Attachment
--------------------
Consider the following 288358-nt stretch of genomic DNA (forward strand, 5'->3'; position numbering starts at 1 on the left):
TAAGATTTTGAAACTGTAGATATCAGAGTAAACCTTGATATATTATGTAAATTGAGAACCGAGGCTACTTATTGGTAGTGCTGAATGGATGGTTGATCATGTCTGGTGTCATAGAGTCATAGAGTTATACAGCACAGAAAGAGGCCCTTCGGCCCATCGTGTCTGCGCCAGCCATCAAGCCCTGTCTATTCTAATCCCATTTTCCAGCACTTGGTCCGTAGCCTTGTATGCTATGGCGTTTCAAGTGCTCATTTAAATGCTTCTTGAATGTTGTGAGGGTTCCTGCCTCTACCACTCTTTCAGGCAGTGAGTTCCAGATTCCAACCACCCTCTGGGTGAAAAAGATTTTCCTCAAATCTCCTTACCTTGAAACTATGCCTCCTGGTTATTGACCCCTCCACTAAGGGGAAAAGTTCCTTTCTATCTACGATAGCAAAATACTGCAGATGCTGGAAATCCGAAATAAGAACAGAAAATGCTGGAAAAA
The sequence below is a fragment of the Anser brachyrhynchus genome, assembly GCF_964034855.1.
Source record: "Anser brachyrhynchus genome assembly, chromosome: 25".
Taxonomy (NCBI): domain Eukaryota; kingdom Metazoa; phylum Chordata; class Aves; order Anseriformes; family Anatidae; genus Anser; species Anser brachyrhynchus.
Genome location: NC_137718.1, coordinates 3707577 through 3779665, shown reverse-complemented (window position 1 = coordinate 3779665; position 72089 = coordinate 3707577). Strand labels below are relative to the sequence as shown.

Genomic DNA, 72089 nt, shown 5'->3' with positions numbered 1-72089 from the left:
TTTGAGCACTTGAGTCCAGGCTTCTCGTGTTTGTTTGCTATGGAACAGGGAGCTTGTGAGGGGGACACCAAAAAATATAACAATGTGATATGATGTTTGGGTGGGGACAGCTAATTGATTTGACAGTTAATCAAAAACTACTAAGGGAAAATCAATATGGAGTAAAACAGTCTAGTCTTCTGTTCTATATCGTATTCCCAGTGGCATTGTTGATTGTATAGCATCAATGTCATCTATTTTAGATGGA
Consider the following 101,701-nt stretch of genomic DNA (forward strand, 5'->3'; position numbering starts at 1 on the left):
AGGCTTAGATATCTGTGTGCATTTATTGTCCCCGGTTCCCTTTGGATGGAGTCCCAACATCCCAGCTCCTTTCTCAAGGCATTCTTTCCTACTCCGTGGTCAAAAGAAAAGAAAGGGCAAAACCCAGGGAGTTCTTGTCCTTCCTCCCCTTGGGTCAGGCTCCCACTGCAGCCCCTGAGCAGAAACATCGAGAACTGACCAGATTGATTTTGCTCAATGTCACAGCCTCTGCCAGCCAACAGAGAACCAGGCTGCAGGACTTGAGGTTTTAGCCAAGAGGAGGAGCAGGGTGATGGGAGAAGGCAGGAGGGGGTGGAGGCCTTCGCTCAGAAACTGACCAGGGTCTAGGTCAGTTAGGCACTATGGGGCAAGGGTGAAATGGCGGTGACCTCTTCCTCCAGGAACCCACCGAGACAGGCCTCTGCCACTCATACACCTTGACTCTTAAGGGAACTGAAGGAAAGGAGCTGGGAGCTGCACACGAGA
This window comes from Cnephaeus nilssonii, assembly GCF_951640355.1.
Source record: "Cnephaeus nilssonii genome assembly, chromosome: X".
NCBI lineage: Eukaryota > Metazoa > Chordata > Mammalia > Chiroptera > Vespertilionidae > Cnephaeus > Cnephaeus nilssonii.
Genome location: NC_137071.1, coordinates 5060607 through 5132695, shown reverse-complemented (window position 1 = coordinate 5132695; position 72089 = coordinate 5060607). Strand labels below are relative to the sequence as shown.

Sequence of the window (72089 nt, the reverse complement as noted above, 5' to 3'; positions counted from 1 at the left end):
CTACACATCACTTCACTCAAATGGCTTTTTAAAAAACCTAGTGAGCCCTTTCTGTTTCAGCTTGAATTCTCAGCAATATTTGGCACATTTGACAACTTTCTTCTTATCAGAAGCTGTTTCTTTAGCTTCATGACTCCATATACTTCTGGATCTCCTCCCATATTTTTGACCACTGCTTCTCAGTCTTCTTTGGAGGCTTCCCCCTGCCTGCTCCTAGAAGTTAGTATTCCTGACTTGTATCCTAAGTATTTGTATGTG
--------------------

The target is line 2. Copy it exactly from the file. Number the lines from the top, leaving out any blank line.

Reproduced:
TAAGATTTTGAAACTGTAGATATCAGAGTAAACCTTGATATATTATGTAAATTGAGAACCGAGGCTACTTATTGGTAGTGCTGAATGGATGGTTGATCATGTCTGGTGTCATAGAGTCATAGAGTTATACAGCACAGAAAGAGGCCCTTCGGCCCATCGTGTCTGCGCCAGCCATCAAGCCCTGTCTATTCTAATCCCATTTTCCAGCACTTGGTCCGTAGCCTTGTATGCTATGGCGTTTCAAGTGCTCATTTAAATGCTTCTTGAATGTTGTGAGGGTTCCTGCCTCTACCACTCTTTCAGGCAGTGAGTTCCAGATTCCAACCACCCTCTGGGTGAAAAAGATTTTCCTCAAATCTCCTTACCTTGAAACTATGCCTCCTGGTTATTGACCCCTCCACTAAGGGGAAAAGTTCCTTTCTATCTACGATAGCAAAATACTGCAGATGCTGGAAATCCGAAATAAGAACAGAAAATGCTGGAAAAA